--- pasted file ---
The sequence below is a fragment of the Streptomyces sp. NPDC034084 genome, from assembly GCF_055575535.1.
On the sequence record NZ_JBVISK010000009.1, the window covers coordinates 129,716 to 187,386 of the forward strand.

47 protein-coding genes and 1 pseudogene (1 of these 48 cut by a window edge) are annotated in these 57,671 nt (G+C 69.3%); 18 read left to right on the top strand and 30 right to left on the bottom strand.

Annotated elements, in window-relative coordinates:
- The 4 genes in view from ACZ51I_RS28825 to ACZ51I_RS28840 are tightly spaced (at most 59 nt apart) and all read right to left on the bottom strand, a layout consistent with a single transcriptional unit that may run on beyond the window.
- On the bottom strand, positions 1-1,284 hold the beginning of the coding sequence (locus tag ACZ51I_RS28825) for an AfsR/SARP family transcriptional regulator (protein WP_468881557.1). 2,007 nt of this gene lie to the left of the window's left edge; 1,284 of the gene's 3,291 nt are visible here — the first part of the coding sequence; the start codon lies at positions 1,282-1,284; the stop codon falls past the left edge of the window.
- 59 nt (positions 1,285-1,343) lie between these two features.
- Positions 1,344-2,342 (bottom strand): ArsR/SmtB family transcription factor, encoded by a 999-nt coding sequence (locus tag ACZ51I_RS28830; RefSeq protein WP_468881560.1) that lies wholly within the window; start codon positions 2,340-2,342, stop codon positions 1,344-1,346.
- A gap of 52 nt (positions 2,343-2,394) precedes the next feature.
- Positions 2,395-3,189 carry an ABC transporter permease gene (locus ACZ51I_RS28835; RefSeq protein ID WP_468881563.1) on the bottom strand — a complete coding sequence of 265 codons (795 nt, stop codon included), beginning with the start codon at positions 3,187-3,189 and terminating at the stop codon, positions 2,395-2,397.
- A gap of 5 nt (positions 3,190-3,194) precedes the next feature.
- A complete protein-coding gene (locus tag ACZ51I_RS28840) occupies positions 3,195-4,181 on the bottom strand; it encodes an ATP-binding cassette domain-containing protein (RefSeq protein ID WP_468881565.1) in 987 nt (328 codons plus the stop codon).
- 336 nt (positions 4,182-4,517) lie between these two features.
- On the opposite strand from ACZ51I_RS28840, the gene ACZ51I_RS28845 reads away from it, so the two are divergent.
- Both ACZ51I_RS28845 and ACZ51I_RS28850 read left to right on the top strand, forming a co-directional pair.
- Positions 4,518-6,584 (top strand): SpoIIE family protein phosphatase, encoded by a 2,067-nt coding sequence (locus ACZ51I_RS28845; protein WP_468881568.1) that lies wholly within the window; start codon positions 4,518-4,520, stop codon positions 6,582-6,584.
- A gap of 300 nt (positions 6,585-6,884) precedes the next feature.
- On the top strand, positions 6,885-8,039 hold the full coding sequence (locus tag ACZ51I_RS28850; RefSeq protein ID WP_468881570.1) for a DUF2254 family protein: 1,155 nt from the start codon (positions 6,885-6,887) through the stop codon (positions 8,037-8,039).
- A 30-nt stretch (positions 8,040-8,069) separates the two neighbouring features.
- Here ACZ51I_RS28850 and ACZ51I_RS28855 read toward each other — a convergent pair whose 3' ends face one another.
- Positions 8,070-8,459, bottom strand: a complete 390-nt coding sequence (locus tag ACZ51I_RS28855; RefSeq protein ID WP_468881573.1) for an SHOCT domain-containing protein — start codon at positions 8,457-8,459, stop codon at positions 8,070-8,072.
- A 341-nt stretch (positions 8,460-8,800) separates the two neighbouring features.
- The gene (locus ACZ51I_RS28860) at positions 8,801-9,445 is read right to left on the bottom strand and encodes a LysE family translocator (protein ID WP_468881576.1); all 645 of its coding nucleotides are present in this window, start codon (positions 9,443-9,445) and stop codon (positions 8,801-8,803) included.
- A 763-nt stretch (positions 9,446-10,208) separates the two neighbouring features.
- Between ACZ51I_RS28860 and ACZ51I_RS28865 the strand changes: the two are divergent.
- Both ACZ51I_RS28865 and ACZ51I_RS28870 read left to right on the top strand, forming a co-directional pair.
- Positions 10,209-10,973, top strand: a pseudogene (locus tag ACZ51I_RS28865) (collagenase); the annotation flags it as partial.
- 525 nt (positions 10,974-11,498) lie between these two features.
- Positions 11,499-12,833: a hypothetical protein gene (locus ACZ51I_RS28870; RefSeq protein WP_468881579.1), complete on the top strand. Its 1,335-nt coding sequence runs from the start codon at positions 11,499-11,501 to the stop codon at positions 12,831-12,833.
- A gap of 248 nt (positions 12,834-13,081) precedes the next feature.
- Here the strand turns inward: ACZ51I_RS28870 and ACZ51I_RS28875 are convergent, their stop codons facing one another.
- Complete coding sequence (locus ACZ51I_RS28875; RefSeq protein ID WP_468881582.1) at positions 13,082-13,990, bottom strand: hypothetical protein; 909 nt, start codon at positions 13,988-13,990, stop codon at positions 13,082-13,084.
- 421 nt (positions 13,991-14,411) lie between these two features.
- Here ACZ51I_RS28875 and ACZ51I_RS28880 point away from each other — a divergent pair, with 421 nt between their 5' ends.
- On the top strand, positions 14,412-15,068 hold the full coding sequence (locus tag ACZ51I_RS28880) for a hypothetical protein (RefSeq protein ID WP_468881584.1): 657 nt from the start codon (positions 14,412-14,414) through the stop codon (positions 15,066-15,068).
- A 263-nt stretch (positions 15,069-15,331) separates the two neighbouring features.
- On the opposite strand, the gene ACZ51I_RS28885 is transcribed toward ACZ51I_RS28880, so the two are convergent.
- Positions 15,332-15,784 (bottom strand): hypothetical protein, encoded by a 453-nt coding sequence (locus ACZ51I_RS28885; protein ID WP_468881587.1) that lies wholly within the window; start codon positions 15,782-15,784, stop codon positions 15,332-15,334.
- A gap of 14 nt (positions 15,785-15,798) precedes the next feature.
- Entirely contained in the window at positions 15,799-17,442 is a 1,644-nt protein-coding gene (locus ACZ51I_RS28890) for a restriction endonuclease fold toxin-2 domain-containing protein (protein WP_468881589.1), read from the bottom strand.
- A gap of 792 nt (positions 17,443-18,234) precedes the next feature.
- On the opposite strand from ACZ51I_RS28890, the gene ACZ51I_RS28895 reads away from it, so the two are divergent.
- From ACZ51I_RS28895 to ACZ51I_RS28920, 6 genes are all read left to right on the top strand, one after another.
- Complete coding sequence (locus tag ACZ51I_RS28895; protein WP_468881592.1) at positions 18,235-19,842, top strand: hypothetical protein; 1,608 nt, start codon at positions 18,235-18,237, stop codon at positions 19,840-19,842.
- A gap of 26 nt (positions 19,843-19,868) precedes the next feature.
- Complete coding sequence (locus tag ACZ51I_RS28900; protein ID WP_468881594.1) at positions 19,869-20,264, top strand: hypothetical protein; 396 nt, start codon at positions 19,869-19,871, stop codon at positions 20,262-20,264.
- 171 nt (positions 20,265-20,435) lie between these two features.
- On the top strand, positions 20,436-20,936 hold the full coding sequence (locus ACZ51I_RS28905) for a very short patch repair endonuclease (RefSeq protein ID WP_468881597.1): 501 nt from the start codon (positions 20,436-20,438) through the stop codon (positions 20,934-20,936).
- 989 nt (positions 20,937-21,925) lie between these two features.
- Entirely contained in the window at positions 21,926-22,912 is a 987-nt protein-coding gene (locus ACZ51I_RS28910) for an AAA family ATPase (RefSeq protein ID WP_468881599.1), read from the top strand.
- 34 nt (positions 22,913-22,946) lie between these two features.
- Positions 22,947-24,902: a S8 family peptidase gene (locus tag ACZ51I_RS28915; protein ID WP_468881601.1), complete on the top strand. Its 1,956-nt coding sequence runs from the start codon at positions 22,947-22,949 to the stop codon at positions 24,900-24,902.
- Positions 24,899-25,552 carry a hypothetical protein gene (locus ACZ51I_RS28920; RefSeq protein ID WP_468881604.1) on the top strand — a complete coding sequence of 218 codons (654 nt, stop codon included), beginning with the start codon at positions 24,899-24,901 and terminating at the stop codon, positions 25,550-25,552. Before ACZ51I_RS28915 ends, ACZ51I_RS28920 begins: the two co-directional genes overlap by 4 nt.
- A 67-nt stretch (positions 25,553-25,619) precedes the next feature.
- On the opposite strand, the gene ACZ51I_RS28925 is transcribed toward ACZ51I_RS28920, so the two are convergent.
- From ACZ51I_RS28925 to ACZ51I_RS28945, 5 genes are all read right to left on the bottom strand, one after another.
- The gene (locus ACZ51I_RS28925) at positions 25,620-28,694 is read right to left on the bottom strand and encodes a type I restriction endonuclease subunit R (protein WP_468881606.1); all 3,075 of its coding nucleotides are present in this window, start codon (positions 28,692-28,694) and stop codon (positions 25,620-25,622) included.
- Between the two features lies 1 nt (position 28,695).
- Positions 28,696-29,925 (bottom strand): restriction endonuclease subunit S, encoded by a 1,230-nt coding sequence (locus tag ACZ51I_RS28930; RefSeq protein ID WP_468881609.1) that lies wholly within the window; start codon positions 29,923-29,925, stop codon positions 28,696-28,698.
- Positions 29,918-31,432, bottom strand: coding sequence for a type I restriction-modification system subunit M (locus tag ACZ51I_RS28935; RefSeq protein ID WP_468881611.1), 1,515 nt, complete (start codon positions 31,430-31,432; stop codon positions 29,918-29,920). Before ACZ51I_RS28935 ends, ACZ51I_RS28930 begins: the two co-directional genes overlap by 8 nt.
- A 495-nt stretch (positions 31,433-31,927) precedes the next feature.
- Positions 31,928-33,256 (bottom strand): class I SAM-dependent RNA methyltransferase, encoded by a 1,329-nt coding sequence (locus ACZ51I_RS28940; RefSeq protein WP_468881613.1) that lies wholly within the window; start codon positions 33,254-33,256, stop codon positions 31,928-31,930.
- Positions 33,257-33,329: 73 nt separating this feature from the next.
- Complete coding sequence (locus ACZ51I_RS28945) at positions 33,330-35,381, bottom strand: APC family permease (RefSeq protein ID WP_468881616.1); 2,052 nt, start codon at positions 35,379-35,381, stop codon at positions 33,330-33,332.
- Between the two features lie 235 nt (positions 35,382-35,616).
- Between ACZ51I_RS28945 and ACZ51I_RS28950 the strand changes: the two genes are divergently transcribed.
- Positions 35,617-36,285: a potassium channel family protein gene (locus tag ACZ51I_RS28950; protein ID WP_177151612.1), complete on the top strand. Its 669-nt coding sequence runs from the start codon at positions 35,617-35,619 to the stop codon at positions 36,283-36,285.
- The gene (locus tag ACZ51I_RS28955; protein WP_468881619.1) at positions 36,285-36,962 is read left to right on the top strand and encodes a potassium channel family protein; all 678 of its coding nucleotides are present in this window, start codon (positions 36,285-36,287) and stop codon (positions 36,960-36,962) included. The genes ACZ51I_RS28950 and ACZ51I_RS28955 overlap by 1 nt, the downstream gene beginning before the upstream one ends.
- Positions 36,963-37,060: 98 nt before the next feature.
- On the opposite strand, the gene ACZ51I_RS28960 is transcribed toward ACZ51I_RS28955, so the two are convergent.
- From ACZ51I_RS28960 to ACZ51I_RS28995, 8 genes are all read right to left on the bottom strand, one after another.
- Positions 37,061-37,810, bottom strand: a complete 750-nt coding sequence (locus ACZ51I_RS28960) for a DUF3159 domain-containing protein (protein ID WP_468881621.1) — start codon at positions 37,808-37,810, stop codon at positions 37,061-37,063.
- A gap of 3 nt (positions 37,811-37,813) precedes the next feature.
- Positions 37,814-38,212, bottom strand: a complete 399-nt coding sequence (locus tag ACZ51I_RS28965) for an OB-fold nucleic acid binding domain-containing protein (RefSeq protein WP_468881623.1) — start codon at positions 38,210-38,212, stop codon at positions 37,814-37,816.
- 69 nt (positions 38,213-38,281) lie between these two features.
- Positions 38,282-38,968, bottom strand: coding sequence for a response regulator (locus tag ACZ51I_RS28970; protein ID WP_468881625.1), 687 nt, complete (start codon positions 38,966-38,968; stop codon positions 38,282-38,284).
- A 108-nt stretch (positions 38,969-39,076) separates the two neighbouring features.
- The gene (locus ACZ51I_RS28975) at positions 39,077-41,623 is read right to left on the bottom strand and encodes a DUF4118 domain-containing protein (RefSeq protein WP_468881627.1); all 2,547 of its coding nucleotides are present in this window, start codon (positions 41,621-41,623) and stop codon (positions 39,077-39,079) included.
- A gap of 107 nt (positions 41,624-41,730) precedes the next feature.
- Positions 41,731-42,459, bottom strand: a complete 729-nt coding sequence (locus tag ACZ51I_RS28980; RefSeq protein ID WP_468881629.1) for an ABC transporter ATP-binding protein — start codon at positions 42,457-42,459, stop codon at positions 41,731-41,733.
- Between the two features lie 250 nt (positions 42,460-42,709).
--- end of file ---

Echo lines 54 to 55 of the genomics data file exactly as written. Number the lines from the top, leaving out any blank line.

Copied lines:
- A 67-nt stretch (positions 25,553-25,619) precedes the next feature.
- On the opposite strand, the gene ACZ51I_RS28925 is transcribed toward ACZ51I_RS28920, so the two are convergent.